|Number of unique Cards||2|
|Role||Enemy, Impairment, Horror|
|Threat Level||Low to Mid|
|# of scenarios||4|
My take on this set: One of my favorite sets from the game. These birds are one of the early examples of how game mechanics and flavor can come together perfectly. These are an important part of Lovecraft’s “Dunwich Horror” and they are represented in their cards quite well. Little more than tiny birds, they are no physical threat at all, but their presence makes every investigator at their location be worse at everything they try to accomplish. The treachery nails their flavor of being harbingers of death, instilling horror into investigators that are badly hurt already.
The Aloof keyword is used extremely well here. While players will find little actual difficulty in swatting these pests, the added requirement in actions to do so is still going to make them double guess themselves whether it’s worth it or if they should just take the penalty.
What it does: Whippoorwills are Aloof and Hunter, following players around but not engaging them. Anyone at their location gets a penalty to all of their main skills.
My take: It’s easy to underestimate the effect this penalty can have on your tests. Even if it leads to just one extra card that has to be committed to a test to ensure passing it, this little devil will have done its job. Defeating them is easy enough, but is going to take two actions. Factoring in the reduction of the fight value, they have an effective fight stat of 3, which at least puts them out of range to just be punched by any Seeker who runs across them. Players really shouldn’t let these linger around for too long, they do have quite the big impact on a lot of things and if nothing else, they shouldn’t be allowed to stack up.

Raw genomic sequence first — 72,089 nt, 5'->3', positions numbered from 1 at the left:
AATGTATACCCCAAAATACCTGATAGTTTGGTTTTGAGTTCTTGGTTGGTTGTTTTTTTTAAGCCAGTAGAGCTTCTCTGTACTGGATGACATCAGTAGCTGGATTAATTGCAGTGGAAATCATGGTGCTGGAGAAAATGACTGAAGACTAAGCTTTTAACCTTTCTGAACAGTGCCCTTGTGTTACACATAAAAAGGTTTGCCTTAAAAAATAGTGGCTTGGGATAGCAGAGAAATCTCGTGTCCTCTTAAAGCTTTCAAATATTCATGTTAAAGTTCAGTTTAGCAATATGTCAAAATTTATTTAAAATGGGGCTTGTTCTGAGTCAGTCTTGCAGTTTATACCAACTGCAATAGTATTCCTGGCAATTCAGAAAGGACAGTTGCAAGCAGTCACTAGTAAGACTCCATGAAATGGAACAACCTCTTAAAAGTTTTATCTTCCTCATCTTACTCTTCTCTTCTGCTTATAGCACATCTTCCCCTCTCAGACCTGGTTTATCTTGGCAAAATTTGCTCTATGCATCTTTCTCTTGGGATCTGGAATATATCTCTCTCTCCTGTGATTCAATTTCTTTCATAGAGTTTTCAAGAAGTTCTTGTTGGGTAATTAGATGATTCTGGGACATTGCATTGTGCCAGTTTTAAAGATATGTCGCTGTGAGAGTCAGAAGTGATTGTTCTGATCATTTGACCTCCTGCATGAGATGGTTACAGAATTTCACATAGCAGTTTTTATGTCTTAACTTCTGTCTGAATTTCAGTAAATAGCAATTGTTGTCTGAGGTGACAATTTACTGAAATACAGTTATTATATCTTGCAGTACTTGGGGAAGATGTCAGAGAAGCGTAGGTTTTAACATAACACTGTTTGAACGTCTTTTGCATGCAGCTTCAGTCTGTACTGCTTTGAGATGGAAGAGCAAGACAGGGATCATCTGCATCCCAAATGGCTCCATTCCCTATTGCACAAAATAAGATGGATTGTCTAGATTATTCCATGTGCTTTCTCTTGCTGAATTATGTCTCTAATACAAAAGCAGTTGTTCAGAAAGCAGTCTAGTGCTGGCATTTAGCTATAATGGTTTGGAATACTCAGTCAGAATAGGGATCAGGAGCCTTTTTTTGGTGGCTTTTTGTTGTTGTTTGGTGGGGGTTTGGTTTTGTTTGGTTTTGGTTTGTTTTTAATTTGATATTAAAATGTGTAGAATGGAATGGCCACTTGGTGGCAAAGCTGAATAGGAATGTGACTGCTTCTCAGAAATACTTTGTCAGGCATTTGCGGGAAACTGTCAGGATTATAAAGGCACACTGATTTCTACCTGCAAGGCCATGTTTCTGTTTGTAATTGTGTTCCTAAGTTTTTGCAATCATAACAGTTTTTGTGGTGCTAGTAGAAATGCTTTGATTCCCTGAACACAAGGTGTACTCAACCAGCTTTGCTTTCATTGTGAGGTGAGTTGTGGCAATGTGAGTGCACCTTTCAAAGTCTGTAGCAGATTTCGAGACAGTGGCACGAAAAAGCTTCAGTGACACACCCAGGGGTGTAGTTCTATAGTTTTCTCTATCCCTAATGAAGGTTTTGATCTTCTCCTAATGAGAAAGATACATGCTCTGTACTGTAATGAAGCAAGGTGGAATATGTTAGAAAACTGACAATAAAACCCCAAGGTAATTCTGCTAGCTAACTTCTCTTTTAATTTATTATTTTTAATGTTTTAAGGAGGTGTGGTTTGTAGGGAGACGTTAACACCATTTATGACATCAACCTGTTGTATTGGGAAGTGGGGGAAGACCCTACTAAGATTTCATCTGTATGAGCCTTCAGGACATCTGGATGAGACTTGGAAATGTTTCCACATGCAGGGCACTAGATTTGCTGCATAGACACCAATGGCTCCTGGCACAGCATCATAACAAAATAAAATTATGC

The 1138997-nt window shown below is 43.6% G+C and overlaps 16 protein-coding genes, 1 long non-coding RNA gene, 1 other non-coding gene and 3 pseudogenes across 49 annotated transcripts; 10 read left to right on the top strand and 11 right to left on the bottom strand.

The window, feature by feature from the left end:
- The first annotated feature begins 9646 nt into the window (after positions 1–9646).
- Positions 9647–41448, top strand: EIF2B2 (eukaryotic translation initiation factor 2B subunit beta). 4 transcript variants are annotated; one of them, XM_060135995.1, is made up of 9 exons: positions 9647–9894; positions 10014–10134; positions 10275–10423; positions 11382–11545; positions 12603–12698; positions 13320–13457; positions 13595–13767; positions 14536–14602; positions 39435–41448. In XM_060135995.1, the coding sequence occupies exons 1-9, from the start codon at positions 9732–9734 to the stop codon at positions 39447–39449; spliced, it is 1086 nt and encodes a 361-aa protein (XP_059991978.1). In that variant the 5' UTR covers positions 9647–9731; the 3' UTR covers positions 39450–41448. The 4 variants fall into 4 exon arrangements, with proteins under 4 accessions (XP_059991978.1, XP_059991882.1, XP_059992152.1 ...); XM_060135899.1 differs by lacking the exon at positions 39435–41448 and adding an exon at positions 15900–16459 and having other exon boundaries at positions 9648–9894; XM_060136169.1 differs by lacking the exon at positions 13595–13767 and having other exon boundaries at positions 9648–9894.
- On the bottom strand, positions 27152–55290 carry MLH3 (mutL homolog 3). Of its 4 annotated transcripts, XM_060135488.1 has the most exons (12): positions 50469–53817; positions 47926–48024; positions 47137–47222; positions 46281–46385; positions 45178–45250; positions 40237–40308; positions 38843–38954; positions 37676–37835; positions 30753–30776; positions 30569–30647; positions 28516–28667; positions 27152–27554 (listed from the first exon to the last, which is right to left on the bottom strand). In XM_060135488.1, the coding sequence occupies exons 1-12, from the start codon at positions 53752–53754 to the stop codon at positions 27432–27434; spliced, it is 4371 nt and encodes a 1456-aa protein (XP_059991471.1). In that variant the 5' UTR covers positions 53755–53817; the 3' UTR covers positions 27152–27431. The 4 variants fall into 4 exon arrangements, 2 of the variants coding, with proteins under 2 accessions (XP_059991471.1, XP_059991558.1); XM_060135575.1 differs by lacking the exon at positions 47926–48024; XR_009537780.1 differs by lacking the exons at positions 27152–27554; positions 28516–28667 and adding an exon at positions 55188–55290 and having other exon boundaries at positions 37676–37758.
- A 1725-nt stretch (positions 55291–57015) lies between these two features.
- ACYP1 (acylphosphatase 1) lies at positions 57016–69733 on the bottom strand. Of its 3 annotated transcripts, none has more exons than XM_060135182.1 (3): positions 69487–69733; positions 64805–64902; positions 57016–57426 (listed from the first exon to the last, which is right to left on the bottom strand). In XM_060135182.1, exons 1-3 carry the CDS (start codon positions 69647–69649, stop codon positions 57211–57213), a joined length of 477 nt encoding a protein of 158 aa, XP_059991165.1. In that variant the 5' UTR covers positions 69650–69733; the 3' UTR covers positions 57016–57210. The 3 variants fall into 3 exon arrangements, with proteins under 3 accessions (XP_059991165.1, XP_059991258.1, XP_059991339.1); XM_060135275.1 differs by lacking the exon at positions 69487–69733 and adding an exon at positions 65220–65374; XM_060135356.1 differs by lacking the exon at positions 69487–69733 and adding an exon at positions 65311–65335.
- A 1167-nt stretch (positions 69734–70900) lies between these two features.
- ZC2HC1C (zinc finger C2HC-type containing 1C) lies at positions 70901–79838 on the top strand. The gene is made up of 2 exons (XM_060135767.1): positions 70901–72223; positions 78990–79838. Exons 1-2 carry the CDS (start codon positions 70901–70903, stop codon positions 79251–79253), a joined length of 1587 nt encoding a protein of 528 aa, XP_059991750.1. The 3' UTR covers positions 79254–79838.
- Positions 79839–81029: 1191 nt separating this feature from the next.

Threat level: Low to Mid. A problem in multiples. While easy to defeat, they will usually take the better part of a turn away from the player who has to get them out of the way.
Dealing with it: Whippoorwills (and other Aloof enemies, for that matter) are good reasons to have ways of dealing damage without engaging. Beat Cop is the classic way to dispose of these creatures, but there are of course many other such damage sources in the player card pool.
What it does: The player has to pass a willpower test. If they don’t they are dealt 2 horror. The difficulty of the test scales with any damage the player already took prior to drawing this card.
My take: Aside from being a flavor homerun, this card is also potentially quite relevant. Being dealt 2 horror when already down on health can put any player into a situation where they have to be really paranoid about any card coming from the encounter deck. Usually this sort of card only stacks up with other encounter cards that deal the same type of token to the player. This one not only stacks up with other horror cards, it also does so with damage cards.
Threat level: Low to Mid. Mitigated in the usual ways, and not threatening on its own. It does however escalate any situations that are already problematic.
Dealing with it: On the surface, Eager for Death is just another variant on Rotting Remains: Do a Willpower check, if you fail gain some horror. So a lot of what was said about that card also applies here. If possible, try to pass the test. If that is out of reach (or simply failed to the whims of the chaos bag) then using soak from assets can be used to soften the blow. Those same assets can of course also be used to soak damage and prevent Eager from Death from becoming too much of a problem in the first place.